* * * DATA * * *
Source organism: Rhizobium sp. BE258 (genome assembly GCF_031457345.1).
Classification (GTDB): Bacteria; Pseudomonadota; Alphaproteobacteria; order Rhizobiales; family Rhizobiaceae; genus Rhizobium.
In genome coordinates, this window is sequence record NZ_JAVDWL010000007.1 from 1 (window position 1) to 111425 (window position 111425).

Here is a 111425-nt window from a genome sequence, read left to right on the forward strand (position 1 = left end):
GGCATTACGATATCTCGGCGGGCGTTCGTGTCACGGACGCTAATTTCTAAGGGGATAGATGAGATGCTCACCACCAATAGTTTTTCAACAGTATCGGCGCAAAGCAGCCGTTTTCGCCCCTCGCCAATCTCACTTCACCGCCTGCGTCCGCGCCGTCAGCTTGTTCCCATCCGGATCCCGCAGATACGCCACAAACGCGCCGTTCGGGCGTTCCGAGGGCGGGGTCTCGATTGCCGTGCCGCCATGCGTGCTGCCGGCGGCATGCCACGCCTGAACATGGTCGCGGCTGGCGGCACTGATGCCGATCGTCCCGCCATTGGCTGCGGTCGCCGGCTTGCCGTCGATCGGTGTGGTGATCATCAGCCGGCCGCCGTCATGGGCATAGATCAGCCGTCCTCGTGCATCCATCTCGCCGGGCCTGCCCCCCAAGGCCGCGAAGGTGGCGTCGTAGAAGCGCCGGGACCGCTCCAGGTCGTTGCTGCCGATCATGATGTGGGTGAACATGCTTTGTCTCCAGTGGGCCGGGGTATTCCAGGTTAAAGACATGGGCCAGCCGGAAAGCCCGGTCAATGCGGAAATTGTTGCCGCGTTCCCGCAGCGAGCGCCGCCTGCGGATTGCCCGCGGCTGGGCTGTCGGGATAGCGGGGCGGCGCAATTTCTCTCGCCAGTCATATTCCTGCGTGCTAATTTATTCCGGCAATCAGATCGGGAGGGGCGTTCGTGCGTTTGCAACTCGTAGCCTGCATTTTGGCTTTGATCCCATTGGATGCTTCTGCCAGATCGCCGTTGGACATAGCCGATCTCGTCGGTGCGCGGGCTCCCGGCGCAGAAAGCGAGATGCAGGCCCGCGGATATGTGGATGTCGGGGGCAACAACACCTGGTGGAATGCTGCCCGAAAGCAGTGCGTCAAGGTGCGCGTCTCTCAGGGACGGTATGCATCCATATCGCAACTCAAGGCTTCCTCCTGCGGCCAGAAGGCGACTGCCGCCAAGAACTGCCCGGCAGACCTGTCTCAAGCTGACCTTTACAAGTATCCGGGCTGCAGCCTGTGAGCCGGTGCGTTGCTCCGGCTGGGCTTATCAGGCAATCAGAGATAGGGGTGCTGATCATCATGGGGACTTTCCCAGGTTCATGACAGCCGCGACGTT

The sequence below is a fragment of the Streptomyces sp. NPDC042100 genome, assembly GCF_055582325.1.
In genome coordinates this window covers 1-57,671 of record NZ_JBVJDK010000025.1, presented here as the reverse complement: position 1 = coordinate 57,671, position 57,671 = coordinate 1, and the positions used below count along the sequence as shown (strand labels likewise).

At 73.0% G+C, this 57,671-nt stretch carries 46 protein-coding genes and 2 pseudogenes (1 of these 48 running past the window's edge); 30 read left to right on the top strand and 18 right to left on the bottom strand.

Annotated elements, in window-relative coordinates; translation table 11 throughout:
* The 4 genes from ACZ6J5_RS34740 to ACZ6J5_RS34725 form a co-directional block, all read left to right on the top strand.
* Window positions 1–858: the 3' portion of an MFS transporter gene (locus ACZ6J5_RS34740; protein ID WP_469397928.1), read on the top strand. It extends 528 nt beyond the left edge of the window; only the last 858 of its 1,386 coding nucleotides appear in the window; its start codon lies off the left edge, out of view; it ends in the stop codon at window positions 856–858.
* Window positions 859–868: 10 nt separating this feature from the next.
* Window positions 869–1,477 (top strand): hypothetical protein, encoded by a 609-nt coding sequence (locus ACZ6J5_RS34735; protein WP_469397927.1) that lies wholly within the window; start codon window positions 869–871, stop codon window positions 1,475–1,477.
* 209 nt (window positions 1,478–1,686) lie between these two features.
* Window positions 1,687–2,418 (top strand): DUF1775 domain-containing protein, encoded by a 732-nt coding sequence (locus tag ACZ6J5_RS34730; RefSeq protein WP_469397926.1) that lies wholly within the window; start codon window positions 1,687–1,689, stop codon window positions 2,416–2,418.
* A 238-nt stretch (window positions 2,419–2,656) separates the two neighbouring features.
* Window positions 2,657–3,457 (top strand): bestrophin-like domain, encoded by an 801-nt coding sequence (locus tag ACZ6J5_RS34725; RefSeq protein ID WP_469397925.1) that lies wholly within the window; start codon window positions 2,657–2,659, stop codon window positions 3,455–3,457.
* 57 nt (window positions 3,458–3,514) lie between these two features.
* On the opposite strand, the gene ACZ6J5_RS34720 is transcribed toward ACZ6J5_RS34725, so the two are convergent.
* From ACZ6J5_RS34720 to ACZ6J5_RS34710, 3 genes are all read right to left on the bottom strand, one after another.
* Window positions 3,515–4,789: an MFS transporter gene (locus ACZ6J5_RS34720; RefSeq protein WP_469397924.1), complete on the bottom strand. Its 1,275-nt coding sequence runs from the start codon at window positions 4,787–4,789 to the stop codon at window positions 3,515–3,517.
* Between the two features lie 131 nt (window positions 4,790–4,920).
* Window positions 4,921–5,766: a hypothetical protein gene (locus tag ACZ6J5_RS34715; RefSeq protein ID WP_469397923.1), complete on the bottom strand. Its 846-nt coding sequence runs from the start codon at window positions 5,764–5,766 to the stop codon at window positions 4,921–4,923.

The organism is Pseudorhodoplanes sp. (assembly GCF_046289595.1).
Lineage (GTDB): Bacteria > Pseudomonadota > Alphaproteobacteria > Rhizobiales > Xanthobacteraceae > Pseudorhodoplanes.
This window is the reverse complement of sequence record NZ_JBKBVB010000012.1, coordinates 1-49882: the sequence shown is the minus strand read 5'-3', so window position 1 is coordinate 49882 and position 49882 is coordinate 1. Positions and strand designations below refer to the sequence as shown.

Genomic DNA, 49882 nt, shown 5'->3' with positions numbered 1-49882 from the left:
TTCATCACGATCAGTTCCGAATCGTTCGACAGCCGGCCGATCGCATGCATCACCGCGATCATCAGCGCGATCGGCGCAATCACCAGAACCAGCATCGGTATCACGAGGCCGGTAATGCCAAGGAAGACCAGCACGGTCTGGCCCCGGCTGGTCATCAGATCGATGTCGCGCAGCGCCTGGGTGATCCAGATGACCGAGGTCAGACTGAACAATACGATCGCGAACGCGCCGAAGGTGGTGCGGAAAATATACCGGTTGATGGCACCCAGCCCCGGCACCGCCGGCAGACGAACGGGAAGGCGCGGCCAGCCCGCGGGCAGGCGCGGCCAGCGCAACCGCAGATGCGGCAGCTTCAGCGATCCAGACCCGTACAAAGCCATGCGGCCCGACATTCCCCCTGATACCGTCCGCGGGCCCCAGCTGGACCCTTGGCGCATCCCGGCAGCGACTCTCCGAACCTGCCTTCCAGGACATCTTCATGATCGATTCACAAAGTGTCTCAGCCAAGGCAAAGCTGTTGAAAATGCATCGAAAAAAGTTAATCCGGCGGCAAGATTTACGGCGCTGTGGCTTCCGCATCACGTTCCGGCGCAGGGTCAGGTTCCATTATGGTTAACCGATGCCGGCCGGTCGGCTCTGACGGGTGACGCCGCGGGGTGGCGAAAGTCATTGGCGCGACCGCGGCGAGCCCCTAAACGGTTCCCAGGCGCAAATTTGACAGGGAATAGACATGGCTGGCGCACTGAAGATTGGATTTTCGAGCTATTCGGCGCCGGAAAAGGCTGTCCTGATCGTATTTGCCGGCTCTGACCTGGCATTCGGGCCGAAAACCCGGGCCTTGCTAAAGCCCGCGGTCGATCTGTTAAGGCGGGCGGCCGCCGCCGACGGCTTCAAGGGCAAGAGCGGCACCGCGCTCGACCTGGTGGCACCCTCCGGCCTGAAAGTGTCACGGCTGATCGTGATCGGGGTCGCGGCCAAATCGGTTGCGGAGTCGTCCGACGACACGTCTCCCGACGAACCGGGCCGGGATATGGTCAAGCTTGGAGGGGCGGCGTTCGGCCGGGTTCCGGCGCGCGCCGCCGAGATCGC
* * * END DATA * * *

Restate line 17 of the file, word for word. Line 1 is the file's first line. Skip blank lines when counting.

* Window positions 2,657–3,457 (top strand): bestrophin-like domain, encoded by an 801-nt coding sequence (locus tag ACZ6J5_RS34725; RefSeq protein ID WP_469397925.1) that lies wholly within the window; start codon window positions 2,657–2,659, stop codon window positions 3,455–3,457.